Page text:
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Why overuse of antibiotics is a massive, ‘staggering’ problem in health care

A new report from the Centers for Disease Control and Prevention indicates that we are losing ground in the battle against so-called superbugs -- the harmful or deadly bacteria resistant to nearly all our antibiotic defenses. William Brangham talks to Dr. Arjun Srinivasan, who works on infection control at the CDC and helped compile the report, about how we can prevent these dangerous infections.

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  • Judy Woodruff:

    A new report out from the U.S. Centers for Disease Control highlights that we are still losing the battle against so-called superbugs, bacteria that are resistant to nearly all the antibiotics.

    As William Brangham tells us, the scope of the problem is bigger than previously estimated.

  • William Brangham:

    The CDC's new report shows that, while overall deaths from these superbugs are decreasing, new infections are rising. Federal health officials say it shows how far we still have to go.

    These superbugs exist largely because of the overuse and misuse of antibiotics, which allows the targeted bacteria to develop defenses against them, which makes those lifesaving drugs less and less effective.

    According to the CDC, about 35,000 people die every year from these infections. The majority of these deaths are from people getting infected in hospitals and other health care settings. More than 2.8 million new infections occur every year. That's about one new infection every 11 seconds.

    For more on all this, I'm joined now by Arjun Srinivasan, who works on infection control at the CDC and helped put together this report.

    Dr. Srinivasan, thank you very much for being here.

    Before we get into some of the granular details of this report, I wonder if we could talk about the broader scope of this problem. I mean, I think, by any public health measure, almost three million infections every year is a lot of infections.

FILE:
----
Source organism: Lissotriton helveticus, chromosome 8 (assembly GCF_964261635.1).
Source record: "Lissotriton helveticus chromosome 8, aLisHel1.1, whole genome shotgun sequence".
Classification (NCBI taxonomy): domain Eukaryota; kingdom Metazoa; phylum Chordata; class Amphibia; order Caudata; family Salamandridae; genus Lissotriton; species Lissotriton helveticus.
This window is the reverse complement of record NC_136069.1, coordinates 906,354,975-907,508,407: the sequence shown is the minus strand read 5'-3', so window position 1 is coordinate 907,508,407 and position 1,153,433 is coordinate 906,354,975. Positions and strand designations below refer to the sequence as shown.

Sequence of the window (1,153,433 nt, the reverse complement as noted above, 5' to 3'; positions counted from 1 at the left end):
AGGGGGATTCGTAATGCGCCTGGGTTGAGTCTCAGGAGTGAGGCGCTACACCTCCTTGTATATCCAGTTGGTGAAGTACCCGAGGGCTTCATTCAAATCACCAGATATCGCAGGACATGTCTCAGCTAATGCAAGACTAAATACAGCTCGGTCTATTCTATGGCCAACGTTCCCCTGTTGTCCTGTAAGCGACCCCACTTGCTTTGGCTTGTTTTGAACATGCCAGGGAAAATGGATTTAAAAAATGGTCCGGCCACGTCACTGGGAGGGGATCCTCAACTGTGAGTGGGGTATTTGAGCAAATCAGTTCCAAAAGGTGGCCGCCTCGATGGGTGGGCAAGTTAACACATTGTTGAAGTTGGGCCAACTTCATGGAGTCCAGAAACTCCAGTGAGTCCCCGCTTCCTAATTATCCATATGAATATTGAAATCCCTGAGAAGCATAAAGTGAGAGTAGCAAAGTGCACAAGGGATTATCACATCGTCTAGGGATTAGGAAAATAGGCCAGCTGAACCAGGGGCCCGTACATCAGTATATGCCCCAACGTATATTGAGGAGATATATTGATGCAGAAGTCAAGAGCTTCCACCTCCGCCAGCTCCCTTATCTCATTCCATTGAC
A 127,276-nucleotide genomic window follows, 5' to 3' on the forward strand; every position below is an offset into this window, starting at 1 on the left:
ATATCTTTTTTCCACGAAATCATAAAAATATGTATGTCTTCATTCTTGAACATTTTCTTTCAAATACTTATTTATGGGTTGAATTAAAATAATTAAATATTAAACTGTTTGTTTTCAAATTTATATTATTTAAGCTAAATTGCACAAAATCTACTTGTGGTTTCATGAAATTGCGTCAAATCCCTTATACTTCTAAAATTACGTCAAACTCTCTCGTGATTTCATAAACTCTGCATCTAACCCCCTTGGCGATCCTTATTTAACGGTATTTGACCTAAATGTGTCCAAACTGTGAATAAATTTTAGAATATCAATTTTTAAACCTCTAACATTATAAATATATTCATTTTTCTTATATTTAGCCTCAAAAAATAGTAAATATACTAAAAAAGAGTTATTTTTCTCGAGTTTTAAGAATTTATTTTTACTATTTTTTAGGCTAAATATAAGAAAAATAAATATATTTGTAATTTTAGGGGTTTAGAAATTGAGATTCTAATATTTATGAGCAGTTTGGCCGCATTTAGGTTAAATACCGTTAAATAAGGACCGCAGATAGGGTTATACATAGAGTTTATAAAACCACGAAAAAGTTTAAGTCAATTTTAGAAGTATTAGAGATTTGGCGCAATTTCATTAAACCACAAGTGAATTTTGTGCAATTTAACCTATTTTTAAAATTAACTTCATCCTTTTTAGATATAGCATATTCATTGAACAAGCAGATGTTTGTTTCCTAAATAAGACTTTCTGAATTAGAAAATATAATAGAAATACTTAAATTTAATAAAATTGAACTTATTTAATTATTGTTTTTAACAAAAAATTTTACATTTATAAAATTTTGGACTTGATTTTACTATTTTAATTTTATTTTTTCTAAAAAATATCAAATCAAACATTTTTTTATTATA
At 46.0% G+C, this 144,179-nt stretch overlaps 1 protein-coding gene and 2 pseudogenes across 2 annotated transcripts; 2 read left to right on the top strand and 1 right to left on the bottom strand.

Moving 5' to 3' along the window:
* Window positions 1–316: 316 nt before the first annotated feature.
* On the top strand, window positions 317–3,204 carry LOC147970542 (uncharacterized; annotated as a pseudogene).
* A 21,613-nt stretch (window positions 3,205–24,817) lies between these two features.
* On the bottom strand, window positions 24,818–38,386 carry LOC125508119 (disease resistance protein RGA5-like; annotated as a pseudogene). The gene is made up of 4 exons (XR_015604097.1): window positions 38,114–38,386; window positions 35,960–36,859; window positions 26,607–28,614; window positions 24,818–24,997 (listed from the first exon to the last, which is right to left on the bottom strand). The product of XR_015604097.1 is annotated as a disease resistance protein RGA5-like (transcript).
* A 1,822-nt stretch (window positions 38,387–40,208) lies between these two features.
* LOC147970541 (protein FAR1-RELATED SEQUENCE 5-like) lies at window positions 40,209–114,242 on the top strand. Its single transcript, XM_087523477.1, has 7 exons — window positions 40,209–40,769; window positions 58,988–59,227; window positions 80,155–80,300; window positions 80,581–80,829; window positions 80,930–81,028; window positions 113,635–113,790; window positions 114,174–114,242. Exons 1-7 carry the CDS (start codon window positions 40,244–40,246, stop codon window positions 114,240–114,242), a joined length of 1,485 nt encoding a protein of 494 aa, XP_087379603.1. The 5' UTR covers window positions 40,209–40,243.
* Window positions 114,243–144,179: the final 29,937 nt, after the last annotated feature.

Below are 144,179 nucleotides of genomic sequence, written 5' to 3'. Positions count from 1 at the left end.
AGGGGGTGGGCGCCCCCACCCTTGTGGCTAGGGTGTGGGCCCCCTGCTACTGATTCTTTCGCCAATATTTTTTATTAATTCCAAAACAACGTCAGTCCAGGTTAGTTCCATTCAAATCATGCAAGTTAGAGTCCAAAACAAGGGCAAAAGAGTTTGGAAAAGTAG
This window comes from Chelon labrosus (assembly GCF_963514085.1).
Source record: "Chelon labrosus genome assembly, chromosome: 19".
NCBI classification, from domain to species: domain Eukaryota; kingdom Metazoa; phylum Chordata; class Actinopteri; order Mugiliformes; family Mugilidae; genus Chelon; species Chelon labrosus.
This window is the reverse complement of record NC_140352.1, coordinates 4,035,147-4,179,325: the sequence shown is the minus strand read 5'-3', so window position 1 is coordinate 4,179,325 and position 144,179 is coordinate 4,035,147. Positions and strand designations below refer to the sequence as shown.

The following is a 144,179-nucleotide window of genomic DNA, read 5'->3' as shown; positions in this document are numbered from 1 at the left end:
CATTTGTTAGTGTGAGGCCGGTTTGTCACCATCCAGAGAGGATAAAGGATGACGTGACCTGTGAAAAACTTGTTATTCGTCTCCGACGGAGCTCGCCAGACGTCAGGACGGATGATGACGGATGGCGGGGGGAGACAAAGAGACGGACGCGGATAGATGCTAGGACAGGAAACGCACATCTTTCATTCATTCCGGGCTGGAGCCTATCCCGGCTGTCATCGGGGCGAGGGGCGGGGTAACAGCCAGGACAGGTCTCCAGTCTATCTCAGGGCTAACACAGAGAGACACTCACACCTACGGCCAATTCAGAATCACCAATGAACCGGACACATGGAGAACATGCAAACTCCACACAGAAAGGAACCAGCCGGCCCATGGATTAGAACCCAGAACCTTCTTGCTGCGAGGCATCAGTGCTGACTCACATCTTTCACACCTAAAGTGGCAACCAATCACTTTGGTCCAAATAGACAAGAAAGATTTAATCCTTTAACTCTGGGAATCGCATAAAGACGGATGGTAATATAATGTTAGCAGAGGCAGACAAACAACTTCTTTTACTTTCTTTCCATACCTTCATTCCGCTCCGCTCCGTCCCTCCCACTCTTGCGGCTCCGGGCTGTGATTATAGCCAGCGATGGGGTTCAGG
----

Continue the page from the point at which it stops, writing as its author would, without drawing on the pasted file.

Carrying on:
• Dr. Arjun Srinivasan:

    Yes.

    And thanks for having me, William.

    It is. It's a huge number. It's a staggering burden. And that burden is really why we have been calling attention to this problem for several years.

    The burden is larger than we thought it was. We knew that our report in 2013 was a conservative estimate. We recognized it was likely an underestimate. It was the best information we had at the time, and now we have better information, and we have put out a new number.

    And that number really continues to show that this is a significant problem. It's a massive problem. It's a threat to patients in hospitals. It's a threat to people in the community. It is a serious threat that we have to address.

  • William Brangham:

    Some of these infections, we know, are life-threatening. Some of them are not.

    Can you just describe, what kinds of infections are we talking about?

  • Dr. Arjun Srinivasan:

    These antibiotic-resistant infections, as you mentioned, they run the full gamut of different types of etiologies, of different types of infections that they cause.

    And they do range in severity. Some of them cause skin infections that may be readily treatable by draining the infection and a short course of antibiotics. Some of them cause very serious infections, life-threatening infections.

    And, as you mentioned, we know that roughly 35,000 people every year don't survive one of these infections. So it's a huge gamut. But for each individual person, this is a serious occurrence, right? This is pain, it's suffering.